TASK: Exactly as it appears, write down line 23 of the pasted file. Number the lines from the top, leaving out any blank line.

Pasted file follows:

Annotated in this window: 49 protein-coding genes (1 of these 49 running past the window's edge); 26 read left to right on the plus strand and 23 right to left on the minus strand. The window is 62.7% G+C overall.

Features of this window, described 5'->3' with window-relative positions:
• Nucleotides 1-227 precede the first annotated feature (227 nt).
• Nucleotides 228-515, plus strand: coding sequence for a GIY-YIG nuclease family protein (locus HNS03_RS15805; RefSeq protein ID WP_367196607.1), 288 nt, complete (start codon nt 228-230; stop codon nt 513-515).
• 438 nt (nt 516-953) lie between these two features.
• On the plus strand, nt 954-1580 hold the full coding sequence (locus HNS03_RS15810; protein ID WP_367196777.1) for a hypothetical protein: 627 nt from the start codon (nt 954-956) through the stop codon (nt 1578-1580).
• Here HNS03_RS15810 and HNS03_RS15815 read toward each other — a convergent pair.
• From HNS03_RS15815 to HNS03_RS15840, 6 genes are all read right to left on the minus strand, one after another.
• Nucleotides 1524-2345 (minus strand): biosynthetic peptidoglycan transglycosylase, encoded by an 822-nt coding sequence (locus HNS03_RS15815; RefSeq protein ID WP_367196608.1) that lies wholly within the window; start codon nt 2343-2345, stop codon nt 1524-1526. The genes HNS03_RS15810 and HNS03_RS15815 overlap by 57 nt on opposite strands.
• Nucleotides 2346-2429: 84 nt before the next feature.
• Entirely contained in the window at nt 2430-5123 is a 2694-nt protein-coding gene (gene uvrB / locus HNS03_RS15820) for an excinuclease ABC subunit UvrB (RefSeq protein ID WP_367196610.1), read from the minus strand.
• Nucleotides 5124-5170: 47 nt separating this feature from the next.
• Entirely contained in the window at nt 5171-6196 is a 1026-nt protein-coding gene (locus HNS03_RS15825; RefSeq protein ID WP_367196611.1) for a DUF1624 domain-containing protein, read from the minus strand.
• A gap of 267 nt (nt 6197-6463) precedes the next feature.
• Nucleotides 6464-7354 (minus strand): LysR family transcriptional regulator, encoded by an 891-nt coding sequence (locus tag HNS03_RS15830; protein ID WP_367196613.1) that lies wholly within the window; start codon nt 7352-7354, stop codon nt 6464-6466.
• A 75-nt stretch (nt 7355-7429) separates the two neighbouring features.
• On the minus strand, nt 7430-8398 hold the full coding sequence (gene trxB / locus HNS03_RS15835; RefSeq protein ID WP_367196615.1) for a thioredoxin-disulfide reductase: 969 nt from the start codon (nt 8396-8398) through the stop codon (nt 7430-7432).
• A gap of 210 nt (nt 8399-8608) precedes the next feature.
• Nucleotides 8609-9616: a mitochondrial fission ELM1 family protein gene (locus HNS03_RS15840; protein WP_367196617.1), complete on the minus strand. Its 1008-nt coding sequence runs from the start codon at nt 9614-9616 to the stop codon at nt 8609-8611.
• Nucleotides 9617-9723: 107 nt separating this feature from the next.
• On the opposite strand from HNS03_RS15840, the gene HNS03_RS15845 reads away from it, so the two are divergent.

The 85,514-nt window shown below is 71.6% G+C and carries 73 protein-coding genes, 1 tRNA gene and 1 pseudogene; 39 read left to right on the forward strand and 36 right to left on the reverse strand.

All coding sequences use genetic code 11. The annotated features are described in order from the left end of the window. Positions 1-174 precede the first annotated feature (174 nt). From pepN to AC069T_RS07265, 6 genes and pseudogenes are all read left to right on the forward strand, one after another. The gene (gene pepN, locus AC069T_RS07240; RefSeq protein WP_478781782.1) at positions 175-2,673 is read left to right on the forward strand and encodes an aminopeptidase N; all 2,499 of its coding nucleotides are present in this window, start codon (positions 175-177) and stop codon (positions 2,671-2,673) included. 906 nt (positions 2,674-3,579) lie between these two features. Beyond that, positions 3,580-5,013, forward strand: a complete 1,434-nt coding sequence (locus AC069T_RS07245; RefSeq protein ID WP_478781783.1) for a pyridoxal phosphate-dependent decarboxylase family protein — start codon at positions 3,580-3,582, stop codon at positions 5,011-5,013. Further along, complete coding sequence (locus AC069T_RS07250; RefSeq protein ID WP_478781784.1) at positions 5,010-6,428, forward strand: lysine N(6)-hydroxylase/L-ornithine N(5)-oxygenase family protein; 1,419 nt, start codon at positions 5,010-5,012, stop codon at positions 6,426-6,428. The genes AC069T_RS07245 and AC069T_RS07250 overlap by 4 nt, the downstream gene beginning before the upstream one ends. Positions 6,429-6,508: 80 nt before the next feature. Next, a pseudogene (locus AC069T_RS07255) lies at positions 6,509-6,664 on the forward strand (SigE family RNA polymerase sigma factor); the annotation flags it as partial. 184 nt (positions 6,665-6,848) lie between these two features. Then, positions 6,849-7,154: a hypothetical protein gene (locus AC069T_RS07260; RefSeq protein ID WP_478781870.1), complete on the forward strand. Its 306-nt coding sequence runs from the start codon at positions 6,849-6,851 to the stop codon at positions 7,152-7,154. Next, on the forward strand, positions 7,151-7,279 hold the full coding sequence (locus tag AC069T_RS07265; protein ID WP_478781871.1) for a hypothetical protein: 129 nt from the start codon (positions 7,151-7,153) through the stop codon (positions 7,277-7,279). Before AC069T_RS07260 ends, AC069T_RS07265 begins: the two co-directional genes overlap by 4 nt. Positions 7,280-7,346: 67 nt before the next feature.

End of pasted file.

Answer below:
All coding sequences use genetic code 11. The annotated features are described in order from the left end of the window. Positions 1-174 precede the first annotated feature (174 nt). From pepN to AC069T_RS07265, 6 genes and pseudogenes are all read left to right on the forward strand, one after another. The gene (gene pepN, locus AC069T_RS07240; RefSeq protein WP_478781782.1) at positions 175-2,673 is read left to right on the forward strand and encodes an aminopeptidase N; all 2,499 of its coding nucleotides are present in this window, start codon (positions 175-177) and stop codon (positions 2,671-2,673) included. 906 nt (positions 2,674-3,579) lie between these two features. Beyond that, positions 3,580-5,013, forward strand: a complete 1,434-nt coding sequence (locus AC069T_RS07245; RefSeq protein ID WP_478781783.1) for a pyridoxal phosphate-dependent decarboxylase family protein — start codon at positions 3,580-3,582, stop codon at positions 5,011-5,013. Further along, complete coding sequence (locus AC069T_RS07250; RefSeq protein ID WP_478781784.1) at positions 5,010-6,428, forward strand: lysine N(6)-hydroxylase/L-ornithine N(5)-oxygenase family protein; 1,419 nt, start codon at positions 5,010-5,012, stop codon at positions 6,426-6,428. The genes AC069T_RS07245 and AC069T_RS07250 overlap by 4 nt, the downstream gene beginning before the upstream one ends. Positions 6,429-6,508: 80 nt before the next feature. Next, a pseudogene (locus AC069T_RS07255) lies at positions 6,509-6,664 on the forward strand (SigE family RNA polymerase sigma factor); the annotation flags it as partial. 184 nt (positions 6,665-6,848) lie between these two features. Then, positions 6,849-7,154: a hypothetical protein gene (locus AC069T_RS07260; RefSeq protein ID WP_478781870.1), complete on the forward strand. Its 306-nt coding sequence runs from the start codon at positions 6,849-6,851 to the stop codon at positions 7,152-7,154. Next, on the forward strand, positions 7,151-7,279 hold the full coding sequence (locus tag AC069T_RS07265; protein ID WP_478781871.1) for a hypothetical protein: 129 nt from the start codon (positions 7,151-7,153) through the stop codon (positions 7,277-7,279). Before AC069T_RS07260 ends, AC069T_RS07265 begins: the two co-directional genes overlap by 4 nt. Positions 7,280-7,346: 67 nt before the next feature.